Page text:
Tuesday, May 8, 2012

When Vertical Integration Might Work

Recently, Delta Airlines announced their purchase of a Phillips 66 refinery so that they would have a little better control over jet fuel prices for their planes. What they'll have is control of refining costs and a captive supplier. They won't be controlling the cost of the raw material. Nor does Delta inherently have expertise in running a refinery.

They are becoming vertically integrated. Not to the extent that Henry Ford attempted with his Rouge River factory. Delta isn't buying Boeing or Airbus (yet). Nor have they been procuring food companies because they hardly serve any food on the flights. (Okay, that was a snarky comment.) They might think having some control over jet fuel is a good step into vertical integration.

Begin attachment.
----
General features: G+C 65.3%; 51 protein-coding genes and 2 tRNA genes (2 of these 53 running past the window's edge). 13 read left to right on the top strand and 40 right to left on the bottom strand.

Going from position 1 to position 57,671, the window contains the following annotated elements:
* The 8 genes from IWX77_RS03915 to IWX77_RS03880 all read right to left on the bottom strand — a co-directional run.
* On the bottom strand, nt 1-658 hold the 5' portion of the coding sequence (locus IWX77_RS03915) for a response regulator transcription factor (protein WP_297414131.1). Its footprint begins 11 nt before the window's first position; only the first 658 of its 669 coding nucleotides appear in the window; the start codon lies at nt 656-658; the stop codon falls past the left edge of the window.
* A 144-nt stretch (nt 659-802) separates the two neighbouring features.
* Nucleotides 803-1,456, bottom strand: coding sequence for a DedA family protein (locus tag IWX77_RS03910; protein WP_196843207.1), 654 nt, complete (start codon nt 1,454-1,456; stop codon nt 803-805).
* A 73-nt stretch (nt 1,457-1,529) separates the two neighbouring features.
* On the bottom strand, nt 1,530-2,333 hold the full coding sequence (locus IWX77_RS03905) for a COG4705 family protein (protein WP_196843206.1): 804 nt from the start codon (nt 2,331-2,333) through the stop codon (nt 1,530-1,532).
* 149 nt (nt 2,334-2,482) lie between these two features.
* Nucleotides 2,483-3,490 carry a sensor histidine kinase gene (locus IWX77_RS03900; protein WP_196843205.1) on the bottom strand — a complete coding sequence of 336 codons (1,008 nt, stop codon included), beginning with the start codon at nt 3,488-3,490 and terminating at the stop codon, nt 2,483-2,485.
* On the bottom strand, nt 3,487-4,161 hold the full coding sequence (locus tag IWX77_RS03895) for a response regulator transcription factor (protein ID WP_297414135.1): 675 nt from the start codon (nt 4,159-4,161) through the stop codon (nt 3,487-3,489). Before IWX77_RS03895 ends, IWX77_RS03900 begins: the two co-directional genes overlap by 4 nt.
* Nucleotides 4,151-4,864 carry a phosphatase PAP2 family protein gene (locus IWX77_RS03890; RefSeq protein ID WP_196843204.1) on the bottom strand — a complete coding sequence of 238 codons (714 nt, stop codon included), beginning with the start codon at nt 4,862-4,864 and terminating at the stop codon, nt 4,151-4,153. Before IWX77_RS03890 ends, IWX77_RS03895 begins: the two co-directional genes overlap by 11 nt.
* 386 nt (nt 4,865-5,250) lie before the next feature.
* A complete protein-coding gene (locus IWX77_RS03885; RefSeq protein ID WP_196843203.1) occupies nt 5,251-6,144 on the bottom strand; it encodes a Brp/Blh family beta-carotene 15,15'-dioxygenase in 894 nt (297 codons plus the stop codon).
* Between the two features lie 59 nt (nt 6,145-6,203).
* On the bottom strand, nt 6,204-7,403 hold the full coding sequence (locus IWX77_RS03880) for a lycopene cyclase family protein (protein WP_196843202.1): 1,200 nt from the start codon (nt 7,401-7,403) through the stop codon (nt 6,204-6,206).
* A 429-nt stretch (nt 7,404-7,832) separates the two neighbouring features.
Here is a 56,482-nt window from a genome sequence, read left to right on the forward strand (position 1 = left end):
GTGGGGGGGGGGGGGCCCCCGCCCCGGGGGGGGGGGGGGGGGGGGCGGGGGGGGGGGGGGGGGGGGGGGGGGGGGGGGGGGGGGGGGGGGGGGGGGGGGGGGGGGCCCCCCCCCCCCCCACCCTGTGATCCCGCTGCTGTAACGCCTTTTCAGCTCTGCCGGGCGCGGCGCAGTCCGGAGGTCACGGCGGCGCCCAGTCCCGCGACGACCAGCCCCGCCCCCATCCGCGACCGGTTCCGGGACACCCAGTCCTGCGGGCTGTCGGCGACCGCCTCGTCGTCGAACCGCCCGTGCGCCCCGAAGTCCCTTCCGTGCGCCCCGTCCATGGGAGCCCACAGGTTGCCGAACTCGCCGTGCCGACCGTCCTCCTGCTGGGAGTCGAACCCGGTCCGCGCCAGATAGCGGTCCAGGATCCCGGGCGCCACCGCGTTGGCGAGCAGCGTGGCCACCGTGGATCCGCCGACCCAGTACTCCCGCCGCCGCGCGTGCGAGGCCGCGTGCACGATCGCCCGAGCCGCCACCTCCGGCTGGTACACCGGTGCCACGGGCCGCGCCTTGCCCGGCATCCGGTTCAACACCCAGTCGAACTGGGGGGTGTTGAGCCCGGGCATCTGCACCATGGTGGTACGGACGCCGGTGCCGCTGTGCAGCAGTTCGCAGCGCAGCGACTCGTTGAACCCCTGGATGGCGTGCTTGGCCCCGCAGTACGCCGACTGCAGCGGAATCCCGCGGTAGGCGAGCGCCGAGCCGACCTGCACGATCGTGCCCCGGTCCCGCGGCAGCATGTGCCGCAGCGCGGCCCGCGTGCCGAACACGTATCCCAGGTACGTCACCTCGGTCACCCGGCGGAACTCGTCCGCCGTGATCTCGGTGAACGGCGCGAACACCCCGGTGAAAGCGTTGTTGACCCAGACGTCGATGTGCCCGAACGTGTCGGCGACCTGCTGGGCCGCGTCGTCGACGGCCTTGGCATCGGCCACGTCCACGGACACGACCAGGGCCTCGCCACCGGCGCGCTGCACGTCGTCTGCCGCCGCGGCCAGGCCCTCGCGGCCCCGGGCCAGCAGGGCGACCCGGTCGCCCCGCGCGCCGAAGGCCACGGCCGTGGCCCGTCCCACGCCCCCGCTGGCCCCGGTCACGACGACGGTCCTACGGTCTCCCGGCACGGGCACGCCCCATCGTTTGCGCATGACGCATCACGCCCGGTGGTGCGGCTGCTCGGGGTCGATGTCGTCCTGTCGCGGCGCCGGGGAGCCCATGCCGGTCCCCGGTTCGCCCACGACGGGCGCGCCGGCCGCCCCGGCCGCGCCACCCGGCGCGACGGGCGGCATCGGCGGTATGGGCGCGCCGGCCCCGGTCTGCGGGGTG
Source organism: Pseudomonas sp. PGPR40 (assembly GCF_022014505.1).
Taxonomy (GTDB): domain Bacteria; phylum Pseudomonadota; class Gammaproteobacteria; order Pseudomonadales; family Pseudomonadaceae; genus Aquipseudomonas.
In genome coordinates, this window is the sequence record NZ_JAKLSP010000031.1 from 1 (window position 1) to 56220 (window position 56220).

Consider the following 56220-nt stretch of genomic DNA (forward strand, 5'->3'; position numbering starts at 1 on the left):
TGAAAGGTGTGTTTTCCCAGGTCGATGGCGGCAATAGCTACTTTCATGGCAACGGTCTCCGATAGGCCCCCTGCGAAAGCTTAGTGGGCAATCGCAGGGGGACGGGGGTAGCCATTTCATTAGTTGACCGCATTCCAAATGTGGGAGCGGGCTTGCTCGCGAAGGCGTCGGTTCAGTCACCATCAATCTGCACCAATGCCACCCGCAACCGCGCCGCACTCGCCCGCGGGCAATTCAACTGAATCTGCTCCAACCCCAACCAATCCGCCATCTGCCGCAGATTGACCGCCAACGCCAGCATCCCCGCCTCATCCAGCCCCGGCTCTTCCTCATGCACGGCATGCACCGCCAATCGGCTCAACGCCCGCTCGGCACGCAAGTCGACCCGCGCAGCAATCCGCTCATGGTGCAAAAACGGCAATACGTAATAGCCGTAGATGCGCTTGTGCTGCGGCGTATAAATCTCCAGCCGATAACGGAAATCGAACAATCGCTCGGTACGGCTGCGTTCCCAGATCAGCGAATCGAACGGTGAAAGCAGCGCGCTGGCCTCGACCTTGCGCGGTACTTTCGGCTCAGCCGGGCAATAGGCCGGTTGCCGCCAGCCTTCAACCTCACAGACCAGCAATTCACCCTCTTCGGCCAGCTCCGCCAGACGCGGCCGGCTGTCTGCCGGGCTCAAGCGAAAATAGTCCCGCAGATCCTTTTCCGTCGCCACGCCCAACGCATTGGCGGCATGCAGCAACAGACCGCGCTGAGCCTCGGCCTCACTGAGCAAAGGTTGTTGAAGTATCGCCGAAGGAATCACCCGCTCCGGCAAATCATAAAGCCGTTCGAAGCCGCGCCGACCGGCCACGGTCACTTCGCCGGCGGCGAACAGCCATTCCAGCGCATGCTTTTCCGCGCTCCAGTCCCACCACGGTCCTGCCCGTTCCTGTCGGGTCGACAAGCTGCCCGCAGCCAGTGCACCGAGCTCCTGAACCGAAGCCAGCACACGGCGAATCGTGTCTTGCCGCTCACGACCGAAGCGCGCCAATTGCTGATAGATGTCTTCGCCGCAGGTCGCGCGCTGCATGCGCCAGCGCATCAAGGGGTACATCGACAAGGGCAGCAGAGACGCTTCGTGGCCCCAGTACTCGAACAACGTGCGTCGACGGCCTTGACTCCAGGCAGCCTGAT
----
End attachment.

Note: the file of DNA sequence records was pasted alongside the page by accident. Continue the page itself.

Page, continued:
As mentioned, they don't have expertise in the refinery business. They 'purchased' it, I'm sure, by retaining the staff at the refinery. However, they wouldn't have any sense on what best practices might be, or what extent of improvement is possible. "This is just the way it's done" could be the response of refinery management to Delta execs and the execs would say, "Okay." Delta might have to hire some outside expertise by way of hiring another refinery manager or contracting with industry consultants. Either way, it could be costly expertise to gain.

Could the purchase work? If Delta sets up the kind of culture that helps the refinery staff do their best, and they want to do their best. Delta will need to show how they contribute to Delta's success and their own. They need to engage with the refinery crew in order to gain their engagement in return. Delta should say, "Look, we don't know how to run this business, but here's what we expect. And we'll support you to meet these expectations. Your responsibility is to find ways to meet the expectations that contribute to our mutual success."

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